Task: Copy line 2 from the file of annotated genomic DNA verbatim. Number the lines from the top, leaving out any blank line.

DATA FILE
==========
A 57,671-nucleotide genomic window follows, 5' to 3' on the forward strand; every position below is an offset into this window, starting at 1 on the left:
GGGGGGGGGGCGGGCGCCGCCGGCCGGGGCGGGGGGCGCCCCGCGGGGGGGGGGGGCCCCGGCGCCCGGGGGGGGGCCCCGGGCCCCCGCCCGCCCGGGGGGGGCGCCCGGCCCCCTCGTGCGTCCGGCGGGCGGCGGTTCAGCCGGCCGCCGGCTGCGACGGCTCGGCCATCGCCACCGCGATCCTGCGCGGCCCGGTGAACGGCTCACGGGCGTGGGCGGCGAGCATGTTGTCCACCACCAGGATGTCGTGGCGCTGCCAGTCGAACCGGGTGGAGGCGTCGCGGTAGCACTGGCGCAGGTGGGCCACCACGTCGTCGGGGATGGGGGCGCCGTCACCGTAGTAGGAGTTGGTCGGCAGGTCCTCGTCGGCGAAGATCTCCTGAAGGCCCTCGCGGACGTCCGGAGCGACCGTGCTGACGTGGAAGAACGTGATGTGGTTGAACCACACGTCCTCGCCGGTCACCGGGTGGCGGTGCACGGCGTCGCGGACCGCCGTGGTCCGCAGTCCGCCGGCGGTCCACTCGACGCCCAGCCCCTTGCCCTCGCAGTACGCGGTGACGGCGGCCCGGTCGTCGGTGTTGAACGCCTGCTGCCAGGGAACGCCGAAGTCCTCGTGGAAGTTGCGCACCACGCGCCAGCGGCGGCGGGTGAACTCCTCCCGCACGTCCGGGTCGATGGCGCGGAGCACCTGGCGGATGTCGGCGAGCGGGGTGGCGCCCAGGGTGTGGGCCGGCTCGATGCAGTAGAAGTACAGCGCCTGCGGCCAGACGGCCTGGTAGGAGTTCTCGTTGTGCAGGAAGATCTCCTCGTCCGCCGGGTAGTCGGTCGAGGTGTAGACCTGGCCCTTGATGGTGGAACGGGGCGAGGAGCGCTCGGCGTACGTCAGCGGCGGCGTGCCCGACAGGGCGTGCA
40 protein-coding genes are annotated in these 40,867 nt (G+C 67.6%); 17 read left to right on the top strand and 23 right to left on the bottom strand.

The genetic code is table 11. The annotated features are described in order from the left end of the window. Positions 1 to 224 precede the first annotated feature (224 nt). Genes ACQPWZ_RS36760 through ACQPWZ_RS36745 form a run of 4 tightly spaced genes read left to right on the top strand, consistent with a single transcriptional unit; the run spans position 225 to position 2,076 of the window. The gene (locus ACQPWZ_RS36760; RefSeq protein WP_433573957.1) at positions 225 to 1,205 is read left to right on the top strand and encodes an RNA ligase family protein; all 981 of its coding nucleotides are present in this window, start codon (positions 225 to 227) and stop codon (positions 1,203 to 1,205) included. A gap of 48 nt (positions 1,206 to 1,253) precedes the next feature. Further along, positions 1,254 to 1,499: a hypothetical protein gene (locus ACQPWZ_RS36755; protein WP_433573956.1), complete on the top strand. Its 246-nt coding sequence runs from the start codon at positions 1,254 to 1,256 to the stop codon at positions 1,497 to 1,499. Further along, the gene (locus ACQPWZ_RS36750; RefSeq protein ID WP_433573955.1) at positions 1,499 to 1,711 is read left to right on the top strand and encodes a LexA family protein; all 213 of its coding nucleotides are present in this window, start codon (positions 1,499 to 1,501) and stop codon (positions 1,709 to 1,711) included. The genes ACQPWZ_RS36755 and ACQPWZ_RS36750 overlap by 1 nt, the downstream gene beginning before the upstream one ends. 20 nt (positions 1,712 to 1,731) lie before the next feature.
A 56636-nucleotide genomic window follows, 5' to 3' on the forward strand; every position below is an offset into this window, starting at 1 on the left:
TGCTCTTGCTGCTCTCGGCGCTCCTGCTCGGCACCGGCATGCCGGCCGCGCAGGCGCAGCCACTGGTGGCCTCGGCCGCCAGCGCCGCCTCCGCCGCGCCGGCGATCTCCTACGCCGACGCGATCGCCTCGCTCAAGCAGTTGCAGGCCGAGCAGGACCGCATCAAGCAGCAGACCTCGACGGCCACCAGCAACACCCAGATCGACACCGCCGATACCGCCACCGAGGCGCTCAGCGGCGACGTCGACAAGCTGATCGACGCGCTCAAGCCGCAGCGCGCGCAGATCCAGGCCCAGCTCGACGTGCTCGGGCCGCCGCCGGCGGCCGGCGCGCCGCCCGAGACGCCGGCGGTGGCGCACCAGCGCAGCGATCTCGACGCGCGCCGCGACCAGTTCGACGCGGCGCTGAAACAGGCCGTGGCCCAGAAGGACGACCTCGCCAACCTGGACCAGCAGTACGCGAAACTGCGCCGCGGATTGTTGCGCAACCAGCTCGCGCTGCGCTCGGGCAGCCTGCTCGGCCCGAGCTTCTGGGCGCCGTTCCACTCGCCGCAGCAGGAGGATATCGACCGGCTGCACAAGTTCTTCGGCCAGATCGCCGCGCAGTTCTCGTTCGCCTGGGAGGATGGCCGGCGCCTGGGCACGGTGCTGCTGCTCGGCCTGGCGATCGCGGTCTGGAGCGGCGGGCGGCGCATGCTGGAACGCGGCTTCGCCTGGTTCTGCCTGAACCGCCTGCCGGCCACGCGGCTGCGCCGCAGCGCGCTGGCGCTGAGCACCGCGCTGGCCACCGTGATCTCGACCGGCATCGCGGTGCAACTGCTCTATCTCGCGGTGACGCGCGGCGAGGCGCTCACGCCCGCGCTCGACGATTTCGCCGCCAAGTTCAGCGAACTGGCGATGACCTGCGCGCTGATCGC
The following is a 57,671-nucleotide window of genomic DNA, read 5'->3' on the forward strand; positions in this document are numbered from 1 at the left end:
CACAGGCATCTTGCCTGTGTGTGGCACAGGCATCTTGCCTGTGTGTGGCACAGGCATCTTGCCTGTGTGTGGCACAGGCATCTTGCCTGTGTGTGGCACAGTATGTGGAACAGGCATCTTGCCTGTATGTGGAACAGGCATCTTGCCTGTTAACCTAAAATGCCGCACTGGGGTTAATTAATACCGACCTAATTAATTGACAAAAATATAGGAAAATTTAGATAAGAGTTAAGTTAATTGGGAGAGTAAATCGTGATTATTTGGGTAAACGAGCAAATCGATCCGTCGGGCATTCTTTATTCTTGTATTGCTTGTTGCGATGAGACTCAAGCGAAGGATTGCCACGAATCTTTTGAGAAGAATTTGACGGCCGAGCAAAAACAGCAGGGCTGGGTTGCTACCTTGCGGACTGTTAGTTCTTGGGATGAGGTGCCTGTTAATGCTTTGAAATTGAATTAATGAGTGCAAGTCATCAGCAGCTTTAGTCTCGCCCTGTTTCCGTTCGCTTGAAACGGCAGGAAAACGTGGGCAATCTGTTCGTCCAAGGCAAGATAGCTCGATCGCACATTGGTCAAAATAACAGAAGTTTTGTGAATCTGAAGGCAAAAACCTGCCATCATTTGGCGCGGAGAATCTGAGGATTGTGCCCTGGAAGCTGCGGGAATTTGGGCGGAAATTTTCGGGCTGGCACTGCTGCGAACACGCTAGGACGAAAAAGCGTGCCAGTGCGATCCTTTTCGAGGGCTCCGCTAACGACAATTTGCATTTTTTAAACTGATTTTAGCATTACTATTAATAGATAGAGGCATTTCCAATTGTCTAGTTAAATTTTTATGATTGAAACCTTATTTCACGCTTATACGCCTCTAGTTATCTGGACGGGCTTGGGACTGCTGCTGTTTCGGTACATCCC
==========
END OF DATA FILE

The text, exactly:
GGGGGGGGGGCGGGCGCCGCCGGCCGGGGCGGGGGGCGCCCCGCGGGGGGGGGGGGCCCCGGCGCCCGGGGGGGGGCCCCGGGCCCCCGCCCGCCCGGGGGGGGCGCCCGGCCCCCTCGTGCGTCCGGCGGGCGGCGGTTCAGCCGGCCGCCGGCTGCGACGGCTCGGCCATCGCCACCGCGATCCTGCGCGGCCCGGTGAACGGCTCACGGGCGTGGGCGGCGAGCATGTTGTCCACCACCAGGATGTCGTGGCGCTGCCAGTCGAACCGGGTGGAGGCGTCGCGGTAGCACTGGCGCAGGTGGGCCACCACGTCGTCGGGGATGGGGGCGCCGTCACCGTAGTAGGAGTTGGTCGGCAGGTCCTCGTCGGCGAAGATCTCCTGAAGGCCCTCGCGGACGTCCGGAGCGACCGTGCTGACGTGGAAGAACGTGATGTGGTTGAACCACACGTCCTCGCCGGTCACCGGGTGGCGGTGCACGGCGTCGCGGACCGCCGTGGTCCGCAGTCCGCCGGCGGTCCACTCGACGCCCAGCCCCTTGCCCTCGCAGTACGCGGTGACGGCGGCCCGGTCGTCGGTGTTGAACGCCTGCTGCCAGGGAACGCCGAAGTCCTCGTGGAAGTTGCGCACCACGCGCCAGCGGCGGCGGGTGAACTCCTCCCGCACGTCCGGGTCGATGGCGCGGAGCACCTGGCGGATGTCGGCGAGCGGGGTGGCGCCCAGGGTGTGGGCCGGCTCGATGCAGTAGAAGTACAGCGCCTGCGGCCAGACGGCCTGGTAGGAGTTCTCGTTGTGCAGGAAGATCTCCTCGTCCGCCGGGTAGTCGGTCGAGGTGTAGACCTGGCCCTTGATGGTGGAACGGGGCGAGGAGCGCTCGGCGTACGTCAGCGGCGGCGTGCCCGACAGGGCGTGCA